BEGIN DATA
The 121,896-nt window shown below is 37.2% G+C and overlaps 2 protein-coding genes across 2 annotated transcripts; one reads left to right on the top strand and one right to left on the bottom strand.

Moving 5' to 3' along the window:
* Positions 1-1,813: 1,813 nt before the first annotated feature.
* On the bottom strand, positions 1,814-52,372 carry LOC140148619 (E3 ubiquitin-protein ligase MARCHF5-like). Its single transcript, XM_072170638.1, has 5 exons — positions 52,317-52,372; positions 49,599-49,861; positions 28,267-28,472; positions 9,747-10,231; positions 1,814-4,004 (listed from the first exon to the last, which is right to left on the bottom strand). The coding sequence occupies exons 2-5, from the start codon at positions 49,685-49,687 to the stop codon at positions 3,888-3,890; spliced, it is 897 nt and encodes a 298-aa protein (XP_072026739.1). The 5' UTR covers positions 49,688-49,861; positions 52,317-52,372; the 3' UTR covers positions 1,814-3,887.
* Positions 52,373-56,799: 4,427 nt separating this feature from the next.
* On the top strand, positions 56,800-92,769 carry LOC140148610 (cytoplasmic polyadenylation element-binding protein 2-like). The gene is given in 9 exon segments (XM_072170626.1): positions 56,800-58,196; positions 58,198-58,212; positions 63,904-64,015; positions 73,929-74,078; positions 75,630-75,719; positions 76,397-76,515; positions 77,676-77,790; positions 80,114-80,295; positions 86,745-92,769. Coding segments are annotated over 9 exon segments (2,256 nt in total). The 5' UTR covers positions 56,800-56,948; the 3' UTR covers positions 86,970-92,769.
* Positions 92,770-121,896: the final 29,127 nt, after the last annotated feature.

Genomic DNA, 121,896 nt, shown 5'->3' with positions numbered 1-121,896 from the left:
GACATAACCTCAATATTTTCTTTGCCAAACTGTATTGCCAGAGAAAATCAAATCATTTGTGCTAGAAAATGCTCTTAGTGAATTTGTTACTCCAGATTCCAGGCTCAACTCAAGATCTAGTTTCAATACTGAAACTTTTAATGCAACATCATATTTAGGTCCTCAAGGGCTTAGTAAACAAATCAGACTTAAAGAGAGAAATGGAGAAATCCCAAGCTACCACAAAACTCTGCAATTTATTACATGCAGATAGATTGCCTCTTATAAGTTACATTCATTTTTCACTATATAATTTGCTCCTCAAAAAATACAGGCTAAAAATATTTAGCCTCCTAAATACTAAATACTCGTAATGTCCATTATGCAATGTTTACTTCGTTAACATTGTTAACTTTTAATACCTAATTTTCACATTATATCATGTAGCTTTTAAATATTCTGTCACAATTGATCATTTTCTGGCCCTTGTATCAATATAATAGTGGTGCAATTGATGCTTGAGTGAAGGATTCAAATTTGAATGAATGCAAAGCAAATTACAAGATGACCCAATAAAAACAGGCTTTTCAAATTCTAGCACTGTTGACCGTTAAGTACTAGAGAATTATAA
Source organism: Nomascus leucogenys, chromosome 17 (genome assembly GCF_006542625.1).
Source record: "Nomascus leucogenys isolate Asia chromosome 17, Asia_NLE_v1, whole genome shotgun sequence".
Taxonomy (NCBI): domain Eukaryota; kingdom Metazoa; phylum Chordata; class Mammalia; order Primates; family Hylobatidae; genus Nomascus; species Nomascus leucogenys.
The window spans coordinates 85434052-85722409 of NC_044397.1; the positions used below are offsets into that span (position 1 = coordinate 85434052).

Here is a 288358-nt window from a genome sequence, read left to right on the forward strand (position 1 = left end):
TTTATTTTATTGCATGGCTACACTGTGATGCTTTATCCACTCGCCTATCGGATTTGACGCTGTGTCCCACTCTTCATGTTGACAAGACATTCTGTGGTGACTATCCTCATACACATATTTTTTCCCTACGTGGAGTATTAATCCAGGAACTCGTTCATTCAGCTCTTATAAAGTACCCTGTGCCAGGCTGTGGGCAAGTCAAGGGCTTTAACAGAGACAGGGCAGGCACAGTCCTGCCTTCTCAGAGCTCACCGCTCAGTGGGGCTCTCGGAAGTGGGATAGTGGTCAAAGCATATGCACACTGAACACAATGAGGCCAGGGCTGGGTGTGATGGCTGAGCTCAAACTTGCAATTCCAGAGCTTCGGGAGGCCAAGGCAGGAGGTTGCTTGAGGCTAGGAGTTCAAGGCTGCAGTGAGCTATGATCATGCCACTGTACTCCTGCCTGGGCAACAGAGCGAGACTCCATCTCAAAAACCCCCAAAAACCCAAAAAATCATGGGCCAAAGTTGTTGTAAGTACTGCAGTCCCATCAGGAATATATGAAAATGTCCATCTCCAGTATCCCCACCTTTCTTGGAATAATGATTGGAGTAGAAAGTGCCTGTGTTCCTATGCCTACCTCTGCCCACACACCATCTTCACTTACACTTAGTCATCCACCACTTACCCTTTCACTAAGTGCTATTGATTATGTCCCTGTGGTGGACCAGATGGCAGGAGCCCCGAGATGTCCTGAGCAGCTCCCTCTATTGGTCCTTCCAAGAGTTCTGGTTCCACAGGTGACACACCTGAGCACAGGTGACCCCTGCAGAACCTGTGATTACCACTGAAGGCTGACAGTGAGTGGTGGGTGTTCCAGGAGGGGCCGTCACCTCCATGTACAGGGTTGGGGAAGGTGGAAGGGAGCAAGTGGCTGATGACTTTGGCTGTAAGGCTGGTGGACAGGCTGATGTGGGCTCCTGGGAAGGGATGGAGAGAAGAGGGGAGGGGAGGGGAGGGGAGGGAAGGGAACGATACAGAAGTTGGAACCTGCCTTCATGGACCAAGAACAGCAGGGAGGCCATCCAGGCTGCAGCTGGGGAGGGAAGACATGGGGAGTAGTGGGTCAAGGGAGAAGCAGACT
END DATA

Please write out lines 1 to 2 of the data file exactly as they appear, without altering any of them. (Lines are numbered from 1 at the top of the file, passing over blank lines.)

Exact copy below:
The 121,896-nt window shown below is 37.2% G+C and overlaps 2 protein-coding genes across 2 annotated transcripts; one reads left to right on the top strand and one right to left on the bottom strand.

Moving 5' to 3' along the window: